Madagascar's capital city mayor Andry Rajoelina has turned into a fierce regime critic since his election more than a year ago.
Rajoelina, 34, trounced President Marc Ravalomanana's party in the December 2007 municipal elections in which he ran as an independent candidate and has since given the regime sleepless nights.
Heading two communications firms, the baby-faced entrepreneur launched the Radio-Television Viva ahead of the polls to popularise his candidature and later won 63 percent of the vote.
Monikered TGV, or high-speed train for his quick-fire personality, the youthful Antananarivo mayor turned the initials into his movement's name: Tanora Gasy Vonona, or Young Dynamic Madagascan.
Tense relations with the government worsened last month when it shut down his television network for broadcasting an interview with former president Didier Ratsiraka.
Ratsiraka and Ravalomanana were embroiled in a bitter struggle after the 2001 presidential elections that plunged the vast Indian Ocean island into violence when Ratisraka refused to accept defeat.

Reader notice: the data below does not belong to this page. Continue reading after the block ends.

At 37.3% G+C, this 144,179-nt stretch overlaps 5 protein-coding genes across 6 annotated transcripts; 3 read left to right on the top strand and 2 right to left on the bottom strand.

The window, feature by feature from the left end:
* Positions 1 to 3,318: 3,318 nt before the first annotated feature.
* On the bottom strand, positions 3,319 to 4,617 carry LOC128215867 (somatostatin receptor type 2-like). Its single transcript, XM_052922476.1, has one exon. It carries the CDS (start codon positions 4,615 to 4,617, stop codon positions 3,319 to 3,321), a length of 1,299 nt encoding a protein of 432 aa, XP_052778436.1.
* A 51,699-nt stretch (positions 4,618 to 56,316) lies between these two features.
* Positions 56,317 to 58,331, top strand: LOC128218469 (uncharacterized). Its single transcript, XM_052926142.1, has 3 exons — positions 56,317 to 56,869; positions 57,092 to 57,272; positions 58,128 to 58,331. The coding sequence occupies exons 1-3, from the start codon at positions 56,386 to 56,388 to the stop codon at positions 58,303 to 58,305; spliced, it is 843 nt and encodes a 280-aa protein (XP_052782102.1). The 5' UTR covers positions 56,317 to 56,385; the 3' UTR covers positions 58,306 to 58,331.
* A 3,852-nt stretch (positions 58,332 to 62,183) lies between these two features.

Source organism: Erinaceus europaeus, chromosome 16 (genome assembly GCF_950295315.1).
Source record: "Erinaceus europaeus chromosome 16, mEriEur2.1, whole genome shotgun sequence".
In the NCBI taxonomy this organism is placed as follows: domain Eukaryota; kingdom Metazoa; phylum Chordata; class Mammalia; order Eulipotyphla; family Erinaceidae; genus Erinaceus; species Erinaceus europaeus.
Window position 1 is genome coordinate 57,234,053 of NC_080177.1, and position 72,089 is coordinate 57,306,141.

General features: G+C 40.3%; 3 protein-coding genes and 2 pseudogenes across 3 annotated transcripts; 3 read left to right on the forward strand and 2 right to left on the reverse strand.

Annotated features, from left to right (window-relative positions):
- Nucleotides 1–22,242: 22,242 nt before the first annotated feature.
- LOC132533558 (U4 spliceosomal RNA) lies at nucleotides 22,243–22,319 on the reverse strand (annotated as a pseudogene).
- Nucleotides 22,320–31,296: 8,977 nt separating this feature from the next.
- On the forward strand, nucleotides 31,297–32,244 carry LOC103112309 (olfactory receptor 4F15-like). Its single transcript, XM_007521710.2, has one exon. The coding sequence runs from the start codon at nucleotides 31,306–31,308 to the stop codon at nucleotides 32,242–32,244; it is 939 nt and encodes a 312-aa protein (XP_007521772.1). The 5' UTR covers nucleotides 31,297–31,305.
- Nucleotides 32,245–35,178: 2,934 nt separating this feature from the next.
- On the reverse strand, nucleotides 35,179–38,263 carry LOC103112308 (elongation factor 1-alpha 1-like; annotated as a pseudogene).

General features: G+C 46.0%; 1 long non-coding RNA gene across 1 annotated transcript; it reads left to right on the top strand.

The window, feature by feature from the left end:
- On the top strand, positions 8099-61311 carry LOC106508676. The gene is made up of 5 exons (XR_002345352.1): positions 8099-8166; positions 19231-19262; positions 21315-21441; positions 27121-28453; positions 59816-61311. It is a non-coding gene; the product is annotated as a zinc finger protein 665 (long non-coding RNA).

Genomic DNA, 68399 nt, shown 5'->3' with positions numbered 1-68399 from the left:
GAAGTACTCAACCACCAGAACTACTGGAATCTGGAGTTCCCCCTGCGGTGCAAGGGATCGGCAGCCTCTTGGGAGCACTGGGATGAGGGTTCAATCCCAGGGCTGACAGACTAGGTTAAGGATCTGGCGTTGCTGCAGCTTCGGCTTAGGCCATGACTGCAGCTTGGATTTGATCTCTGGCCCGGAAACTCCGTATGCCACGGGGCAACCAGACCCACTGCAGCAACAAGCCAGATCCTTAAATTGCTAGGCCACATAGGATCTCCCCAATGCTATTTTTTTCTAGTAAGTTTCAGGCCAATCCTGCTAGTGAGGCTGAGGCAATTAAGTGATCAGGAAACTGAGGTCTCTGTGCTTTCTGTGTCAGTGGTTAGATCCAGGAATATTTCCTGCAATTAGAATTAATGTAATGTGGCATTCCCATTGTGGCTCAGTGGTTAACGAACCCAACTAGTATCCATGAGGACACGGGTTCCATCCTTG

Ratsiraka, who ruled Madagascar for 25 years, is currently living in exile in France after the drawn-out political tussle with his rival.
Rajeolina has branded the government a dictatorship and last weekend called for a general strike that turned violent and claimed the lives of at least 34 people.
The Antananarivo mayoral seat has been a politically defining post in the country and it is where Ravalomanana rose to become president.
Other similarities exist between the mayor and Ravalomanana, who is facing his biggest challenge since his 2006 re-election.
Both men also come from the same ethnic group, Merina, and are successful businessmen.
But Rajoelina will not be eligible to run for presidency in the next polls in 2011 as the age limit pegged at 40 years rules him out.
He has so far balked at Ravalomanana's calls for talks although he suspended the protests, while also calling on residents to stay at home to turn Antananarivo into a "dead city."
Rajoelina has repeatedly condemned what he says are shrinking freedoms on the Indian Ocean island and also fiercely criticised a massive project to lease vast swathes of farmland to South Korean industrial giant Daewoo. - Sapa-AFP